Here you learn what a hoard is and see things that survived because they were buried in moors and caves—presented in the exhibit as they were found. Armor, pots, adornments, and a big German bronze trumpet with audio sample make up the display.
A highlight here is the "Golden Hat" (1000–800 B.C.) found in south Germany, which was a ceremonial hat for a priest or king and is embellished with circular ornaments that work as an exact calendar.
The oldest item in the museum is a bi-face, about 700,000 years old. Also on show are a Neanderthal from Le Moustier and a modern man of Combe Capelle, along with a huge elk skeleton and a mammoth bone.
American Musicians on Opening Day
Among the visitors of the Neues Museum were two young artists from the United States, Andrew Norman, a classical composer from Los Angeles, and violinist Theresa Au from Chicago.
"It's a fantastic museum," said Norman. "It's beautiful. I really loved the renovation and I loved how they left some of the old and kept it newer. The art seems to be displayed in a really beautiful way."
Au referred to the war damages that architect Chipperfield insisted to keep visible. "We saw the bullet holes on the outside," she said. "I was just wondering how amazing, how tremendous this is to restore the whole thing, [and] how badly ruined it was." She especially liked the combination of the old and the new materials.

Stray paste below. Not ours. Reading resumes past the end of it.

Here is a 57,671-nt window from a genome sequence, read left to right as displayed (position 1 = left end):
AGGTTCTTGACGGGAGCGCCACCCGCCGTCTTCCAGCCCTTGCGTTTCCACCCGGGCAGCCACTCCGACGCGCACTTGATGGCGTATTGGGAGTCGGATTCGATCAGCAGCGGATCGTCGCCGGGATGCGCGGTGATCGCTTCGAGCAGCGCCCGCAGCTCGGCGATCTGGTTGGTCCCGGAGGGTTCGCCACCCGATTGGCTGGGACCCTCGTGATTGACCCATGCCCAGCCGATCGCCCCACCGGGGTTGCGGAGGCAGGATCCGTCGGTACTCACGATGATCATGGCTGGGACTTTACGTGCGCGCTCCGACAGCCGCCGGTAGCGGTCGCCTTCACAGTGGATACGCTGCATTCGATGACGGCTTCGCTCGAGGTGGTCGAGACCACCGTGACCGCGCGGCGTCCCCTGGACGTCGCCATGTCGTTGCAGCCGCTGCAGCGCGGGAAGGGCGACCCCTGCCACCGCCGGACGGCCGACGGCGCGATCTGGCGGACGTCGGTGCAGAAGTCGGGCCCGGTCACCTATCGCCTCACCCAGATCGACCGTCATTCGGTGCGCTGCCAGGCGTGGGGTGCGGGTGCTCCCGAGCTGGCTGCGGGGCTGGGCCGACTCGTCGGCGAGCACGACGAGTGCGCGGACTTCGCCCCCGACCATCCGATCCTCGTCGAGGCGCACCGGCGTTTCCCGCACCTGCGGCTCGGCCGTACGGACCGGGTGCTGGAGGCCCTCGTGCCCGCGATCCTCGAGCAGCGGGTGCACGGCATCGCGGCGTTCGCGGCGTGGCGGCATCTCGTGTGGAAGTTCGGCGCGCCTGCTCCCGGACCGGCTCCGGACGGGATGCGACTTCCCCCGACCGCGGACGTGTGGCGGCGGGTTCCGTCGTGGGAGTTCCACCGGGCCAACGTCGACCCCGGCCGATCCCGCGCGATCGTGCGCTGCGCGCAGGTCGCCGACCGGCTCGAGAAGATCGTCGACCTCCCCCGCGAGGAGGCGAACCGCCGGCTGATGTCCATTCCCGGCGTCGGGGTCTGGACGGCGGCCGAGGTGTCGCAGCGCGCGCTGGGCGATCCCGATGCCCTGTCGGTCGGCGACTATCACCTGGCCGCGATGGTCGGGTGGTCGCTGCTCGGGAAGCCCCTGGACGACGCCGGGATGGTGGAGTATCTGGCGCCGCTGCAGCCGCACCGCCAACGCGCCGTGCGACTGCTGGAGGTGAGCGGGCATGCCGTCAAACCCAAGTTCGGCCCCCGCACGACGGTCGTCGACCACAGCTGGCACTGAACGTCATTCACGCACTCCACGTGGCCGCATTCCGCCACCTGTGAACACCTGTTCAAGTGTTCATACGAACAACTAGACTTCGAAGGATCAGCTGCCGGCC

"It seems to me like quintessentially Berlin," Norman said. "You see the history of the city in this building. The building itself is not just an empty vessel for the art, but is actually sort of in dialogue, it’s a sort of structure itself and you can see its history and I definitely like the way that’s exposed. That’s a truer, richer experience of whatever art they put here. It’s so much of the art itself, which is in a state of decay or is broken, so the building is sort of broken, too."
Au mentioned the integrating strategy of the architect in putting so much importance on the surviving fragments "you show this like a piece of art among the other art."
The one and a half hours it took them to get in was worth it, Norman said. "I was happy to wait in the line, because it felt like everyone was here to celebrate the art and it felt like an important place to be, to be with the German people here, when they are opening up their museum. … It was really fun."